Gregg Hurwitz is the New York Times, #1 internationally bestselling author of 23 thrillers, including the Orphan X series, and two award-winning thriller novels for teens. His novels have won numerous literary awards, graced top ten lists, and have been published in 33 languages. Gregg currently serves as the Co-President of International Thriller Writers (ITW).
Gregg has written screenplays for or sold spec scripts to many of the major studios (including Sweet Girl and The Book of Henry), and written, developed, and produced television for various networks. He is also a New York Times bestselling comic book writer, having penned stories for AWA (Knighted), Marvel (Wolverine, Punisher) and DC (Batman, Penguin). He has published poetry, numerous academic articles on Shakespeare, taught fiction writing in the USC English Department, and guest lectured for UCLA, and for Harvard in the United States and internationally. In the course of researching his thrillers, he has sneaked onto demolition ranges with Navy SEALs, swum with sharks in the Galápagos, and gone undercover into mind-control cults.
Additionally, Gregg is actively working against polarization in politics and culture. To that end, he's produced several hundred commercials which got over a hundred million views on digital and TV platforms, and won multiple American Advertising Awards (Addys) for creative digital political commercials. His editorial pieces have appeared in The Wall Street Journal, The Guardian, The Huffington Post, The Bulwark, and others.
Q. When we profiled you in 2016, you had just released your first novel in the Orphan X series. Your 7th, Dark Horse, is being released in a couple of weeks. How has your protagonist Evan Smoak changed over time, and how have you?
A. Evan develops in tandem with me. Whatever I’m contending with in my personal life or in the socio-political landscape (in my pro bono political work) he seems to find his way into, albeit in more violent fashion. The further I get in my career, the more my writing and my own life become aligned, where I’m dealing with reflections of the same issues and trying to answer the same unanswerable questions in fiction and in reality.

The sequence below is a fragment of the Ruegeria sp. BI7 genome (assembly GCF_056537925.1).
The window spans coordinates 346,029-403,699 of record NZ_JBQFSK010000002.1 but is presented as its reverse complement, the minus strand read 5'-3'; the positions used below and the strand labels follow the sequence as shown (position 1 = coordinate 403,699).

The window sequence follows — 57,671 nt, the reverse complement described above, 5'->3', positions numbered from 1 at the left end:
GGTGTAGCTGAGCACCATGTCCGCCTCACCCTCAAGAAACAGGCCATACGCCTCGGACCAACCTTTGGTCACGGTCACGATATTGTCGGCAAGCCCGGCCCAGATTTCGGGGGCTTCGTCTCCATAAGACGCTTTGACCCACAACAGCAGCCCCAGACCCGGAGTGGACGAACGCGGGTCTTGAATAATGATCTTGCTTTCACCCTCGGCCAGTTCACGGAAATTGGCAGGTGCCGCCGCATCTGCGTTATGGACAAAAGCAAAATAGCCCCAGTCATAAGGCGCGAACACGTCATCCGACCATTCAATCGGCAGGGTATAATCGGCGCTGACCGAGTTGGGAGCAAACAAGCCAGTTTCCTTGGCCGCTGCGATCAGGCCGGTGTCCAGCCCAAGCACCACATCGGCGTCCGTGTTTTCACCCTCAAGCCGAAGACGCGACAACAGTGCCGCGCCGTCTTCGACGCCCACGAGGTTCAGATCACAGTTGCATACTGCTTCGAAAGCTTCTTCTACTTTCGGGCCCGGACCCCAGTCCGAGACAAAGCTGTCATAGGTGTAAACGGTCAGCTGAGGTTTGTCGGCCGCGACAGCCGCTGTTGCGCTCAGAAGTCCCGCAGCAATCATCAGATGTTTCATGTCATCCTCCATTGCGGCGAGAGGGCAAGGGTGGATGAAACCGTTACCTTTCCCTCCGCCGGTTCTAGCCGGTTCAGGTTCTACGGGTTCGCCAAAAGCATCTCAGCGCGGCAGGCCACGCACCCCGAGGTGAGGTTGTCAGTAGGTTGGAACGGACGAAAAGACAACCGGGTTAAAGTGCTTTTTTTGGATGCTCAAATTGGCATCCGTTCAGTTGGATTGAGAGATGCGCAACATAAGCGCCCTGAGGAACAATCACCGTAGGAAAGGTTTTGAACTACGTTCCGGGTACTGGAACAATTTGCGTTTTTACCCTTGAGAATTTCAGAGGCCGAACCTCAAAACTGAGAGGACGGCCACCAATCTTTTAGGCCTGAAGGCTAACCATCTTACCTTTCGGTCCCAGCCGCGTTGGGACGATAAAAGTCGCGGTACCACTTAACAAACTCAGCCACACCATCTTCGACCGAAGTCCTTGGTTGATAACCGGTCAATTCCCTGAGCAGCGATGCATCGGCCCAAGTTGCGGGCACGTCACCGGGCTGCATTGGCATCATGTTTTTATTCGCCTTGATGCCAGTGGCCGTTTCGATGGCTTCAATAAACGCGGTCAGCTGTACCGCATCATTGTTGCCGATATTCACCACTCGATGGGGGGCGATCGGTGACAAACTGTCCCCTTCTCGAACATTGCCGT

Q. Is the series still in development?
A. No. I’m pulling Orphan X back for now and waiting for a piece of talent I admire to come with a creative approach that makes sense. I’ve decided I don’t want to actively try to sell it – I want to find a connection with someone who already knows the series and has a notion of how to bring it to life.
Q. You have written compellingly about how thrillers can serve up a positive archetype of masculinity that is based on the hero myth, something that is hardwired into our culture. Why are these stories important?
A. In many regards, crime fiction has replaced the social novel. Thriller and mystery writers can reach an incredibly broad audience to challenge notions of power and identity, place and character, social inequality and injustice. And our protagonists exist to shape chaos into order, no matter how painful that process may be.
Q. Toxic masculinity has been more conspicuous than ever, from the Navy SEALs to the White House. Yet popular action heroes are more vulnerable and open these days, even James Bond. You set out to make Evan Smoak vulnerable emotionally from the beginning of the series. Have you ever gotten pushback for that approach?
A. No. I’ve only received positive input about that. I think it’s because Evan still exhibits appropriate mercilessness when he must. He’s not afraid to use brutality and force. But only when necessary. And he was raised to be a blue-collar gentleman.
Q. You’ve written more than 20 comics for The Dark Knight Series. Batman as a character keeps evolving on screen. What is DC doing right with the character, and what more would you like to see?
A. I just launched my first creator-owned book from AWA called Knighted, which is my personal take on a not dissimilar character. I loved writing Batman but wanted to push our notion of what a superhero can be into new territory. So the book gives the best answer to that.
Q. As a screenwriter and producer who is also a prolific novelist, you’re in a small club of creatives. Do you ever connect with fellow author/producers to compare experiences?
A. I suppose so. At a point it ceases to be of interest to talk about business and deals and logistics. So most of my conversations now are about the creative process and its connection to meaning, etc. In a weird way I’ve arrived back to where I started as a kid facing the blank page asking the most basic questions. What does this story mean to me? What am I trying to convey? Joan Didion said, “I write to know what I think.” The first time I heard that it hit me right in the spinal cord. I process my life and thoughts on the page.
Q. What book of yours would you recommend for kids to read and at what age?
A. The Rains series (The Rains and its sequel Last Chance) is appropriate for anyone from middle school through so-called adulthood. It’s my take on a rip-roaring old-fashioned adventure story like the ones I grew up with (Kidnapped, Treasure Island). It’s like a Walking Dead for kids with character at the center—courage, loyalty, strength.